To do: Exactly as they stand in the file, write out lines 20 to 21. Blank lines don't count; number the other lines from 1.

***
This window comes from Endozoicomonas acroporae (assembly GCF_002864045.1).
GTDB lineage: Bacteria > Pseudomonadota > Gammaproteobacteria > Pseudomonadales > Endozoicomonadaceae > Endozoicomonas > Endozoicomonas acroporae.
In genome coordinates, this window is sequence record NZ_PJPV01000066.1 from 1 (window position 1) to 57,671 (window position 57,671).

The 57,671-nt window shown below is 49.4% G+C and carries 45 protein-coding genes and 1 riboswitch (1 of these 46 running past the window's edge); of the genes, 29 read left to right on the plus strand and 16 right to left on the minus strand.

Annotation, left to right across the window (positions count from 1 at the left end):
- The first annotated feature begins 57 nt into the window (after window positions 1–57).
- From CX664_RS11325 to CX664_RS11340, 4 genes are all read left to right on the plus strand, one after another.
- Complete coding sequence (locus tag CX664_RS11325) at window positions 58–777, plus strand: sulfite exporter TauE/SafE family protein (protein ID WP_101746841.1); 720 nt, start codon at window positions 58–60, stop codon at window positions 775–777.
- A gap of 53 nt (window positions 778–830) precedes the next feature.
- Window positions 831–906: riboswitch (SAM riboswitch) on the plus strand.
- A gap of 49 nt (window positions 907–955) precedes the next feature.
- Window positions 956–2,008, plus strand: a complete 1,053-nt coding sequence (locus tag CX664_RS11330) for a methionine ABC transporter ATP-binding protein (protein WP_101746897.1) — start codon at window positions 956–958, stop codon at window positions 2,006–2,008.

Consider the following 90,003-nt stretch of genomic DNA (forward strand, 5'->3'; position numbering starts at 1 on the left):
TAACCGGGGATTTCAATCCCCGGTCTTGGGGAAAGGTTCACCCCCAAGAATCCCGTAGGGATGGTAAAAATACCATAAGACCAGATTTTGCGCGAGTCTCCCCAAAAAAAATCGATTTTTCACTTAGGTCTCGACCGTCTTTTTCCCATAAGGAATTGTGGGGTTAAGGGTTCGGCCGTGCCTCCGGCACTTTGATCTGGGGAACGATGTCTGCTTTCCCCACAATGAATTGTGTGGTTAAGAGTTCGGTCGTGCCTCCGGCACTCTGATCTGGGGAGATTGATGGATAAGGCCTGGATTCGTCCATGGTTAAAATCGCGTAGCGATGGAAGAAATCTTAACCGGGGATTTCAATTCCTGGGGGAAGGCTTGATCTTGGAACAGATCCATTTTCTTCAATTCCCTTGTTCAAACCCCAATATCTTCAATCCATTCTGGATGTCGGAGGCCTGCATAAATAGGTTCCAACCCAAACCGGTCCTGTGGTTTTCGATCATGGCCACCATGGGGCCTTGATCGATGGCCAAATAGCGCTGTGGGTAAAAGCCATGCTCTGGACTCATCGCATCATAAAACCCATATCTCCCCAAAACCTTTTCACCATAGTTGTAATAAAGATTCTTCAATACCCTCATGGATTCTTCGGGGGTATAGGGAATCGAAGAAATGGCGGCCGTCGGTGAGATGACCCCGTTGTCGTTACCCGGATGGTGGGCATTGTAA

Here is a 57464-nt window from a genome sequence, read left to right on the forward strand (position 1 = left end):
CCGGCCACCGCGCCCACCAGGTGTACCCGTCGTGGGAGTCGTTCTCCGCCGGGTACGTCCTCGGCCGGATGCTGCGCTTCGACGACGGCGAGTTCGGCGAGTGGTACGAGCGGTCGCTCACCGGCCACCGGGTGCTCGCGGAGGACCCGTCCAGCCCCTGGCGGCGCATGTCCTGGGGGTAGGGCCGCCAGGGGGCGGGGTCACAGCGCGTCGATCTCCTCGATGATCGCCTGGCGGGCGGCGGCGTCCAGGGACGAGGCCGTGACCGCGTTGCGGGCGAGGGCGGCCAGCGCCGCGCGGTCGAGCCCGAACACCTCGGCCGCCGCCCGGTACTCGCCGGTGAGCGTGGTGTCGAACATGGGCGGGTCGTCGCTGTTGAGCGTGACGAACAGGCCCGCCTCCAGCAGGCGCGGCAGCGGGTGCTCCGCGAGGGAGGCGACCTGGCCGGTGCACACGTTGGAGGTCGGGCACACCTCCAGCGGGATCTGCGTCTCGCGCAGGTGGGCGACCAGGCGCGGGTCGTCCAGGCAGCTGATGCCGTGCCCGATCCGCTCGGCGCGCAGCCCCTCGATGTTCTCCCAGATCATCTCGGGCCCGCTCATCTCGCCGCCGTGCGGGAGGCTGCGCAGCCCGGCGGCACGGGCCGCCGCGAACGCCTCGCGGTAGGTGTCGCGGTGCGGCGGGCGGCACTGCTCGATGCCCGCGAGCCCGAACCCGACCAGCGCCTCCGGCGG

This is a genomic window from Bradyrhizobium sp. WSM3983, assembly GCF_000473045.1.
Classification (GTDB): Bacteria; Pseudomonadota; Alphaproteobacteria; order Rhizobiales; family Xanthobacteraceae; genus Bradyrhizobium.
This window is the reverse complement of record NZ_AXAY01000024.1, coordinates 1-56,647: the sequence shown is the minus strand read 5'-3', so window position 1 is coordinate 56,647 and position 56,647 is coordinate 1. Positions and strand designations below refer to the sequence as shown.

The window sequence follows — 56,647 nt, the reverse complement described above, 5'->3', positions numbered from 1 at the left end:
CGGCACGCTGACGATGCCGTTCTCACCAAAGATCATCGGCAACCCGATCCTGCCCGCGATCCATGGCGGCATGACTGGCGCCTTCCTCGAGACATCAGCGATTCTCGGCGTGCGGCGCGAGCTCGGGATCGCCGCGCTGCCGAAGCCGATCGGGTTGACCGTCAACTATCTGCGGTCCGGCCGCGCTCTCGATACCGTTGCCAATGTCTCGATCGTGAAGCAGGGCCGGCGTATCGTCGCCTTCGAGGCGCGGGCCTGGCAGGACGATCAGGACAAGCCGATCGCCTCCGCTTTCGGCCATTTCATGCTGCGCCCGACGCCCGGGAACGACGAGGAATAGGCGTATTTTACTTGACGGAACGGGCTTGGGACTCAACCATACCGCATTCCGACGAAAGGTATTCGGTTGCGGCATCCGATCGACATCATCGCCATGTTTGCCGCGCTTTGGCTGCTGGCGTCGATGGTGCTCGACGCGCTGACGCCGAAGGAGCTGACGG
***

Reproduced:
The window sequence follows — 56,647 nt, the reverse complement described above, 5'->3', positions numbered from 1 at the left end:
CGGCACGCTGACGATGCCGTTCTCACCAAAGATCATCGGCAACCCGATCCTGCCCGCGATCCATGGCGGCATGACTGGCGCCTTCCTCGAGACATCAGCGATTCTCGGCGTGCGGCGCGAGCTCGGGATCGCCGCGCTGCCGAAGCCGATCGGGTTGACCGTCAACTATCTGCGGTCCGGCCGCGCTCTCGATACCGTTGCCAATGTCTCGATCGTGAAGCAGGGCCGGCGTATCGTCGCCTTCGAGGCGCGGGCCTGGCAGGACGATCAGGACAAGCCGATCGCCTCCGCTTTCGGCCATTTCATGCTGCGCCCGACGCCCGGGAACGACGAGGAATAGGCGTATTTTACTTGACGGAACGGGCTTGGGACTCAACCATACCGCATTCCGACGAAAGGTATTCGGTTGCGGCATCCGATCGACATCATCGCCATGTTTGCCGCGCTTTGGCTGCTGGCGTCGATGGTGCTCGACGCGCTGACGCCGAAGGAGCTGACGG